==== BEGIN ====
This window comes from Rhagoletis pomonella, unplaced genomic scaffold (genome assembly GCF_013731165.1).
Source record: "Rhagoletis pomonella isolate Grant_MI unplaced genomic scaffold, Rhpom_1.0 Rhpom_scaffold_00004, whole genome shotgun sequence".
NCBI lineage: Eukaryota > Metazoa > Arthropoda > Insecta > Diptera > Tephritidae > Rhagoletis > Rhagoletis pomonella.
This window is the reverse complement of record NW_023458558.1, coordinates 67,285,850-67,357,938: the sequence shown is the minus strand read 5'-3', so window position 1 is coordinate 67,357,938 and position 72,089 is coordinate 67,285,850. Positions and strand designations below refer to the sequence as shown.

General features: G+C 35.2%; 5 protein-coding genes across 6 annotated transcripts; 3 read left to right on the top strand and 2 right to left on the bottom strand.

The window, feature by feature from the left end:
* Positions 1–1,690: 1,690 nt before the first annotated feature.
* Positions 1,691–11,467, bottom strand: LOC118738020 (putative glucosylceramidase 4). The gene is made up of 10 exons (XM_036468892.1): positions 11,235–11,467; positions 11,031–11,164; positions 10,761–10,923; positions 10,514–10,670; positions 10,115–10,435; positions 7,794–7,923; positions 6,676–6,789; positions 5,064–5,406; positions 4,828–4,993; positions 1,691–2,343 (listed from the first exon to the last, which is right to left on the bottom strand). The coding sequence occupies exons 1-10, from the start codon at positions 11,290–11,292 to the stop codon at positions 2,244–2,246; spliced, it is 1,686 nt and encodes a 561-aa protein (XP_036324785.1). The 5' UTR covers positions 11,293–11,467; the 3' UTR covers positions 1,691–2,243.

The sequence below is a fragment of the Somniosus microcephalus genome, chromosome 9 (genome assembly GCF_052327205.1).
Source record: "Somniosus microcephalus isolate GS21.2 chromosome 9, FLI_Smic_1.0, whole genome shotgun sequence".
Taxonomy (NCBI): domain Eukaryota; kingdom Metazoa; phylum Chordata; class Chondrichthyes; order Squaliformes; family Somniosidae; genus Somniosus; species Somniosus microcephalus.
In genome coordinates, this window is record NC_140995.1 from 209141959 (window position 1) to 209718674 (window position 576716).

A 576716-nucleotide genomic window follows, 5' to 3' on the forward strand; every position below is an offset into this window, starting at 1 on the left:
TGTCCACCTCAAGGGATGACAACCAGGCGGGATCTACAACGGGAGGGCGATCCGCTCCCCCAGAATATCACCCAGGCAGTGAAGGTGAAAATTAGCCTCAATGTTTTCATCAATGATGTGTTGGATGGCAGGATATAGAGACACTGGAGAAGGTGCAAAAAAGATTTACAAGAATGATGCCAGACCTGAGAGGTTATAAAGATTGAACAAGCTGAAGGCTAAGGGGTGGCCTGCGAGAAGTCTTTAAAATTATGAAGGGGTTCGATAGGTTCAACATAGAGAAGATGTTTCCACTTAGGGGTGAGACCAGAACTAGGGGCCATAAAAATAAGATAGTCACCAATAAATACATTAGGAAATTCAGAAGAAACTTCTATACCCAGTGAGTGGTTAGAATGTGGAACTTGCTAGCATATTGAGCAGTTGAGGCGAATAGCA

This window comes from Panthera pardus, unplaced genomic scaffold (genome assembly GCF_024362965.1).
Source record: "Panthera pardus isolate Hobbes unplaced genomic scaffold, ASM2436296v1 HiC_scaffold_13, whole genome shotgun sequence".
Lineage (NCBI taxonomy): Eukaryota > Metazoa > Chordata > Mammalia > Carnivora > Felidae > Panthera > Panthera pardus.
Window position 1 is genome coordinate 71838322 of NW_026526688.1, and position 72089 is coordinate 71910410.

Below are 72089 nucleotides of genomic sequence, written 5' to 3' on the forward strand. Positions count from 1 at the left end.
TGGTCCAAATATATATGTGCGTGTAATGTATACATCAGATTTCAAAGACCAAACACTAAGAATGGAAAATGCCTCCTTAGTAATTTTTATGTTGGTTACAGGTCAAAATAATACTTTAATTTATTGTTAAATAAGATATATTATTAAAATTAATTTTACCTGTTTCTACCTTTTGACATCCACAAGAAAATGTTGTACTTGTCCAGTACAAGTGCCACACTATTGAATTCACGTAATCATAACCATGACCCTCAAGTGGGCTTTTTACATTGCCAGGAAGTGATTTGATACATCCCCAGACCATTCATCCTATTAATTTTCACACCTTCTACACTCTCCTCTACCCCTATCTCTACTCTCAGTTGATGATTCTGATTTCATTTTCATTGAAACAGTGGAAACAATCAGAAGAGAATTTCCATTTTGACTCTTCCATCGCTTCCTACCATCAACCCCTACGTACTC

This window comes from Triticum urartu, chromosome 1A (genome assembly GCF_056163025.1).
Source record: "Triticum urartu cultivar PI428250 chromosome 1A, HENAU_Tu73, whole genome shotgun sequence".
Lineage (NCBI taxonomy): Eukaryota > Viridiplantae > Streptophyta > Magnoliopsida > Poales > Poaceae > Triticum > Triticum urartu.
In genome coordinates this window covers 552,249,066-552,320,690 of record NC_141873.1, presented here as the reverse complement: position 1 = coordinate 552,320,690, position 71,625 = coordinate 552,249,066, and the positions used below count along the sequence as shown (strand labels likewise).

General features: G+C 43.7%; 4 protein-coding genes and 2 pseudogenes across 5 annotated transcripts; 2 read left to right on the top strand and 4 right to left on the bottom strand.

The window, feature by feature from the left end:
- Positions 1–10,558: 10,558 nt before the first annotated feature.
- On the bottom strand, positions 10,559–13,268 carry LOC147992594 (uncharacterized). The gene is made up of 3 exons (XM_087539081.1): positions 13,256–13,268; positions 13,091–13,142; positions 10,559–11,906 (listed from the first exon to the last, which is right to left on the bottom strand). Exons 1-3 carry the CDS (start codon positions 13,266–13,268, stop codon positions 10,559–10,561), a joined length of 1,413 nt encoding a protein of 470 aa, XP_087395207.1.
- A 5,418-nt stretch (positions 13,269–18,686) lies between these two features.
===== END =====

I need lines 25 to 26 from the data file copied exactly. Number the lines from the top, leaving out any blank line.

General features: G+C 43.7%; 4 protein-coding genes and 2 pseudogenes across 5 annotated transcripts; 2 read left to right on the top strand and 4 right to left on the bottom strand.

The window, feature by feature from the left end: